Influenza is an acute respiratory illness that is caused by a virus. People who get influenza may have a fever, chills, cough, runny nose, sore throat, headache, muscle aches, extreme weakness and fatigue. Children can also have earaches, nausea, vomiting and diarrhea.
Influenza spreads through respiratory droplets from infected persons, for example, through coughing or sneezing. It is also spread through direct contact with surfaces and objects contaminated by the influenza virus, such as toys, unwashed eating utensils and unclean hands.
Influenza vaccine is the best defence against influenza. NACI, the National Advisory Committee on Immunization, a national expert group on immunization, strongly recommends annual influenza immunization.
The four strain influenza vaccine is available to everyone over the age of 6 months. This vaccine provides broader protection against influenza. It consists of two influenza A virus strains and two influenza B virus strains. The specific strains may change from year to year to offer better coverage.
Flumist is not available this flu season.
If you’re 65 years or older, you’ll have three choices this year:
• the four-strain, regular vaccine
• a four-strain, high-dose vaccine
• a three-strain, adjuvanted vaccine (works a little faster) (fluad)
The high-dose vaccine is more concentrated which typically means better protection for those 65 years of age and older. The adjuvanted vaccine is faster acting. All three vaccines are recommended for this age group.
Yes, the influenza vaccine is needed each year. The influenza virus changes often, so it is necessary to get immunized with the influenza vaccine every year for protection from the new virus strains that may be circulating that year.
The influenza vaccine is safe and well-tolerated. Influenza vaccines that protect against four influenza viruses are made in the same way as the influenza vaccines that have been around for years that protect against three influenza viruses. These vaccines have undergone the same testing as other vaccines approved for use in Canada.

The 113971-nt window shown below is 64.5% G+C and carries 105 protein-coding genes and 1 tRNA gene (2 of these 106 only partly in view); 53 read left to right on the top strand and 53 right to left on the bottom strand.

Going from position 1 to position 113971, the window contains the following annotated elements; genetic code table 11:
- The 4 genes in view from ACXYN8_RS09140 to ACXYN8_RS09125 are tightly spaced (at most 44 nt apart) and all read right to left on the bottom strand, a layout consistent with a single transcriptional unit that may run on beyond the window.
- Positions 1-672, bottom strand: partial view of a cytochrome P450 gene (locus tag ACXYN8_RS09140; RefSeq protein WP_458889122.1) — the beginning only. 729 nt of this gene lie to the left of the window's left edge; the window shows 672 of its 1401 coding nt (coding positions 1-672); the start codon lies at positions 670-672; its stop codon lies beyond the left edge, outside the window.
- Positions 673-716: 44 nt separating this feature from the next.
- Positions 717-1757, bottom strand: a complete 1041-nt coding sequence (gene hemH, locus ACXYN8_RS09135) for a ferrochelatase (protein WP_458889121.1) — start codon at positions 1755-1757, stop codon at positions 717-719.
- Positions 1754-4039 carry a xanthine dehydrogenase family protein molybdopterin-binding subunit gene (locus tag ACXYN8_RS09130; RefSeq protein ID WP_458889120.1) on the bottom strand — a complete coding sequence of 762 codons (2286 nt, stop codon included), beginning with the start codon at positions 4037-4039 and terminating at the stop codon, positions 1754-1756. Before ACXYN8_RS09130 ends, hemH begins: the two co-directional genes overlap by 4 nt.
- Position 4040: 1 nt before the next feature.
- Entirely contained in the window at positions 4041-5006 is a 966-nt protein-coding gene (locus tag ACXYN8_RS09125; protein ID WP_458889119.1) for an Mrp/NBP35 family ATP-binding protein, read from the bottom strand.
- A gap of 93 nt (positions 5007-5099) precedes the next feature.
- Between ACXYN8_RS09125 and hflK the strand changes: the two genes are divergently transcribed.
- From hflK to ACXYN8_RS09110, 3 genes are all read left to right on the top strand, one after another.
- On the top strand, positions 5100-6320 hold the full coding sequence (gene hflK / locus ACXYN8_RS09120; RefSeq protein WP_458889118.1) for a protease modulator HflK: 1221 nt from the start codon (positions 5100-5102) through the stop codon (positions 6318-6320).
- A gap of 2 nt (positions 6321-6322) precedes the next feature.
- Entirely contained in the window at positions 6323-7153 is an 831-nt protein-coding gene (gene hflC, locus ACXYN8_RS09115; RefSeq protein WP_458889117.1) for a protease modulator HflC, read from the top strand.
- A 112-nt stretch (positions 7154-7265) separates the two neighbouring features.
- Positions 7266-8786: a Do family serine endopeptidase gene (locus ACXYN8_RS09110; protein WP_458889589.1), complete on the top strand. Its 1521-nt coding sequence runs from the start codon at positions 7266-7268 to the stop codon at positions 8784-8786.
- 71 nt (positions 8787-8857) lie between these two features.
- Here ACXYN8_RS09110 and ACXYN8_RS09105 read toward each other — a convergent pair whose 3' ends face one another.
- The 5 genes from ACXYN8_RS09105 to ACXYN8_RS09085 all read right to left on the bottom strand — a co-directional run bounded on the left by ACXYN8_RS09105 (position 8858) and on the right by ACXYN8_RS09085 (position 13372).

Influenza immunization builds up antibodies against the influenza viruses in the vaccine, making it easier to fight influenza infection before it starts. The quadrivalent influenza vaccine offers broader protection than the trivalent influenza vaccine since it contains four strains of influenza virus, two influenza A strains and two influenza B strains. The trivalent and quadrivalent influenza vaccine provide the same degree of protection against the three strains they share in common.
Generally, influenza vaccines offer about 60% protection when the vaccine and circulating strains are well matched. The quadrivalent influenza vaccine will offer extra protection if the additional B strain in that vaccine is in circulation during influenza season.
It takes about two weeks following immunization to develop protection against influenza; protection can last up to one year. People who receive the vaccine can still get influenza but if they do, they may not get as sick. The vaccine will not protect against colds and other respiratory illnesses that may be mistaken for influenza, but are not caused by the influenza virus.
No. The flu vaccine does not protect against coronaviruses. It is strongly recommended that all individuals born in 2009 or earlier receive the full COVID-19 vaccine series as soon as possible. According to the National Advisory Committee on Immunization (NACI), the COVID-19 vaccines may be given on the same day, or any time before or after, the flu vaccine.
The influenza vaccine is also available through your health care provider or your local pharmacy.